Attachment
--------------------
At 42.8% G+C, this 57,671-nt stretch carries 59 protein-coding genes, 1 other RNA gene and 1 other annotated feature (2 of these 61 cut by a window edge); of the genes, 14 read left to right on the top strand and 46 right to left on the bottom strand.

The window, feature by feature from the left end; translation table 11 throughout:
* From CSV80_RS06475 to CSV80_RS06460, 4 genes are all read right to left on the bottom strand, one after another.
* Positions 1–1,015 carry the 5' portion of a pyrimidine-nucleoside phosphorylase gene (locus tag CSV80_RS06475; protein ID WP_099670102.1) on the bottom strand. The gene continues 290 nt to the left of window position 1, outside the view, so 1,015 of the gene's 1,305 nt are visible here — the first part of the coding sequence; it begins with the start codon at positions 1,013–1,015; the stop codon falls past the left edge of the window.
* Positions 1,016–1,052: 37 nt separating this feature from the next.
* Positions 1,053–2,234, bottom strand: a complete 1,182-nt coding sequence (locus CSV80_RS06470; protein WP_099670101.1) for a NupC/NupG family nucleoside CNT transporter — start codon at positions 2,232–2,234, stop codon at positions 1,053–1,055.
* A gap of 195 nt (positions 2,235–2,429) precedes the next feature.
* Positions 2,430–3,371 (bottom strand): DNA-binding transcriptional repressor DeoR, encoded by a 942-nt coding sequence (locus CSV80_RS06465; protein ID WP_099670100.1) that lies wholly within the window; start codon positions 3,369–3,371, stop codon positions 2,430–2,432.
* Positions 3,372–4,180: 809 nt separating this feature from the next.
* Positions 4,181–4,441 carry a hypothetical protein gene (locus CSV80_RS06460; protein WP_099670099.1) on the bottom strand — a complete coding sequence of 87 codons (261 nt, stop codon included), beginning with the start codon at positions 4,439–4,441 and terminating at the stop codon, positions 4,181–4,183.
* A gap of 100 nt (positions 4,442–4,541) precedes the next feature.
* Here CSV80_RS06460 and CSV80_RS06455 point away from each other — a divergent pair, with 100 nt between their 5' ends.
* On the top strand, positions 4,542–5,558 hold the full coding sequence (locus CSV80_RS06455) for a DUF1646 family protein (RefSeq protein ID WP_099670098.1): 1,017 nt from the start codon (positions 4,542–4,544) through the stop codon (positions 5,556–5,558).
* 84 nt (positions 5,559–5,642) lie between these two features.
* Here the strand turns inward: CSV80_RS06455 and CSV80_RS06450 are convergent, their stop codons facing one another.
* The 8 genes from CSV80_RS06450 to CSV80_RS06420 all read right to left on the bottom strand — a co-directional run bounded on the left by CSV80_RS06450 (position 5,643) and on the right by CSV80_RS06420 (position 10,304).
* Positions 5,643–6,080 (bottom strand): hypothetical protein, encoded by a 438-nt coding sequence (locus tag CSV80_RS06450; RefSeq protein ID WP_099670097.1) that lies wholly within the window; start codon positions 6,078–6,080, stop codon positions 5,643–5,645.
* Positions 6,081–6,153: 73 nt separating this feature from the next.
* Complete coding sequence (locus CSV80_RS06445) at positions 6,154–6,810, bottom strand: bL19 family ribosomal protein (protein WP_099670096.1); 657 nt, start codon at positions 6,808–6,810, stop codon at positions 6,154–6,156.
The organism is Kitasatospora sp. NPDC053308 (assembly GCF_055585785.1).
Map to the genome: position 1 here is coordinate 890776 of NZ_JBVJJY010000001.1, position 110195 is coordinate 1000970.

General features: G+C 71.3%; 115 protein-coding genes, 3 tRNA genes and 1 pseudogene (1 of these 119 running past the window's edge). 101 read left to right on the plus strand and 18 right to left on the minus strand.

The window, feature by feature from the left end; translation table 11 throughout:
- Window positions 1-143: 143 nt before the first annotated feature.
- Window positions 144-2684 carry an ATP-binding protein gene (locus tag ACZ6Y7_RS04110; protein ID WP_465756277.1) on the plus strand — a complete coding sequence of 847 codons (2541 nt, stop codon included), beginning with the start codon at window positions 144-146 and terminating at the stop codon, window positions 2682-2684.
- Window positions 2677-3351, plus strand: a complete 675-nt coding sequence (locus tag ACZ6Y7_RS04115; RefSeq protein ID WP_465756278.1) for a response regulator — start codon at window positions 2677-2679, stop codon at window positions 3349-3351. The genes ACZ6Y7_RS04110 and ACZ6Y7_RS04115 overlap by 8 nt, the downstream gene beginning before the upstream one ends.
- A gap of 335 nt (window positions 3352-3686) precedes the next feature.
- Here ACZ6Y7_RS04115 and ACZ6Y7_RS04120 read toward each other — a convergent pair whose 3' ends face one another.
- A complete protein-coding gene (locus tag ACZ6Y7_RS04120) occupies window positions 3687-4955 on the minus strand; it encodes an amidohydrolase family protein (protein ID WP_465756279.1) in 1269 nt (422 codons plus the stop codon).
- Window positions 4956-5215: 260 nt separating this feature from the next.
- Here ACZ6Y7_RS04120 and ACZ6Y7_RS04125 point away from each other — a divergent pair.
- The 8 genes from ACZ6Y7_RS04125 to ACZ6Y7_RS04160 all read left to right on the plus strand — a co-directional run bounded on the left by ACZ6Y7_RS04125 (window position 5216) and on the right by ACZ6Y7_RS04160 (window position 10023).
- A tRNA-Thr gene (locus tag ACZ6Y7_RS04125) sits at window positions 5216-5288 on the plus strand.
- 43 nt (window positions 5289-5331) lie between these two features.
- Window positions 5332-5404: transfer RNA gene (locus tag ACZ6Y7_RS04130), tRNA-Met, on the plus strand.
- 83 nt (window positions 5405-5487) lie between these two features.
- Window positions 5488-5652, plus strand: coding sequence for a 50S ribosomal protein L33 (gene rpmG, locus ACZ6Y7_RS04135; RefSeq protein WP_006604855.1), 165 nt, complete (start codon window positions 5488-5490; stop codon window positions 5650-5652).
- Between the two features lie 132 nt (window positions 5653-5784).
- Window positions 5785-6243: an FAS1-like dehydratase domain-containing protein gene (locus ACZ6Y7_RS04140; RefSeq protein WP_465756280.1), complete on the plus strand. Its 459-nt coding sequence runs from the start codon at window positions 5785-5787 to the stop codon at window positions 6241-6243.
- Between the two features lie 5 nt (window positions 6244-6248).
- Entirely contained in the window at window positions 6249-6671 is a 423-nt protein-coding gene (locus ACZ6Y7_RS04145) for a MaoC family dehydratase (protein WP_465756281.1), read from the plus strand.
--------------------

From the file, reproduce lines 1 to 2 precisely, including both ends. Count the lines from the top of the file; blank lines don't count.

At 42.8% G+C, this 57,671-nt stretch carries 59 protein-coding genes, 1 other RNA gene and 1 other annotated feature (2 of these 61 cut by a window edge); of the genes, 14 read left to right on the top strand and 46 right to left on the bottom strand.

The window, feature by feature from the left end; translation table 11 throughout: